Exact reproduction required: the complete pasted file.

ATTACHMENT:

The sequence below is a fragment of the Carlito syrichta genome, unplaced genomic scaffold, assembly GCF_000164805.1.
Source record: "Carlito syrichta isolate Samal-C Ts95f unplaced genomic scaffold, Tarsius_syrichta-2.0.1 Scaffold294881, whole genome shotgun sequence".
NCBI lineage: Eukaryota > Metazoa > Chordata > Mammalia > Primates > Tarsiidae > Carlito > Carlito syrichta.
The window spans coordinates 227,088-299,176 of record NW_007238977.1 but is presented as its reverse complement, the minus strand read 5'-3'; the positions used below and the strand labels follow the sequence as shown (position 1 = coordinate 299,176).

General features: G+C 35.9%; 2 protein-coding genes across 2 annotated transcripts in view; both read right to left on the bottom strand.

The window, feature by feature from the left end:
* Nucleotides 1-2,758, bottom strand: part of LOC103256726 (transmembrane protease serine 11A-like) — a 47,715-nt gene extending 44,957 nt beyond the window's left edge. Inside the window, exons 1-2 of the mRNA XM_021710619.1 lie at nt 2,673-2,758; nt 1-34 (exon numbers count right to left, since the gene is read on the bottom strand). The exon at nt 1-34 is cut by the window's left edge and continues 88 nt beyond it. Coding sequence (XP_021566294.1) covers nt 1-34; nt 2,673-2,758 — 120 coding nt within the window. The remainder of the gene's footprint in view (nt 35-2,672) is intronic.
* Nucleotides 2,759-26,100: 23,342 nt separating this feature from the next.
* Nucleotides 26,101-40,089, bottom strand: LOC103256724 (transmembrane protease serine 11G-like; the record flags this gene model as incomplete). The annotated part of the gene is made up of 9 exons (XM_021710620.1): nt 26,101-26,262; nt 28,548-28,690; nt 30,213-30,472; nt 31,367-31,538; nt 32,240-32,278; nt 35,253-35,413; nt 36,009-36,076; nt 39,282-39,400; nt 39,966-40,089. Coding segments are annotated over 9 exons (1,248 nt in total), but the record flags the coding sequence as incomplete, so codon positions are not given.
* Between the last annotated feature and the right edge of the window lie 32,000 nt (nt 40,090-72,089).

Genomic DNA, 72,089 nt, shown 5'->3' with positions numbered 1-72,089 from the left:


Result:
The sequence below is a fragment of the Carlito syrichta genome, unplaced genomic scaffold, assembly GCF_000164805.1.
Source record: "Carlito syrichta isolate Samal-C Ts95f unplaced genomic scaffold, Tarsius_syrichta-2.0.1 Scaffold294881, whole genome shotgun sequence".
NCBI lineage: Eukaryota > Metazoa > Chordata > Mammalia > Primates > Tarsiidae > Carlito > Carlito syrichta.
The window spans coordinates 227,088-299,176 of record NW_007238977.1 but is presented as its reverse complement, the minus strand read 5'-3'; the positions used below and the strand labels follow the sequence as shown (position 1 = coordinate 299,176).

General features: G+C 35.9%; 2 protein-coding genes across 2 annotated transcripts in view; both read right to left on the bottom strand.

The window, feature by feature from the left end:
* Nucleotides 1-2,758, bottom strand: part of LOC103256726 (transmembrane protease serine 11A-like) — a 47,715-nt gene extending 44,957 nt beyond the window's left edge. Inside the window, exons 1-2 of the mRNA XM_021710619.1 lie at nt 2,673-2,758; nt 1-34 (exon numbers count right to left, since the gene is read on the bottom strand). The exon at nt 1-34 is cut by the window's left edge and continues 88 nt beyond it. Coding sequence (XP_021566294.1) covers nt 1-34; nt 2,673-2,758 — 120 coding nt within the window. The remainder of the gene's footprint in view (nt 35-2,672) is intronic.
* Nucleotides 2,759-26,100: 23,342 nt separating this feature from the next.
* Nucleotides 26,101-40,089, bottom strand: LOC103256724 (transmembrane protease serine 11G-like; the record flags this gene model as incomplete). The annotated part of the gene is made up of 9 exons (XM_021710620.1): nt 26,101-26,262; nt 28,548-28,690; nt 30,213-30,472; nt 31,367-31,538; nt 32,240-32,278; nt 35,253-35,413; nt 36,009-36,076; nt 39,282-39,400; nt 39,966-40,089. Coding segments are annotated over 9 exons (1,248 nt in total), but the record flags the coding sequence as incomplete, so codon positions are not given.
* Between the last annotated feature and the right edge of the window lie 32,000 nt (nt 40,090-72,089).

Genomic DNA, 72,089 nt, shown 5'->3' with positions numbered 1-72,089 from the left: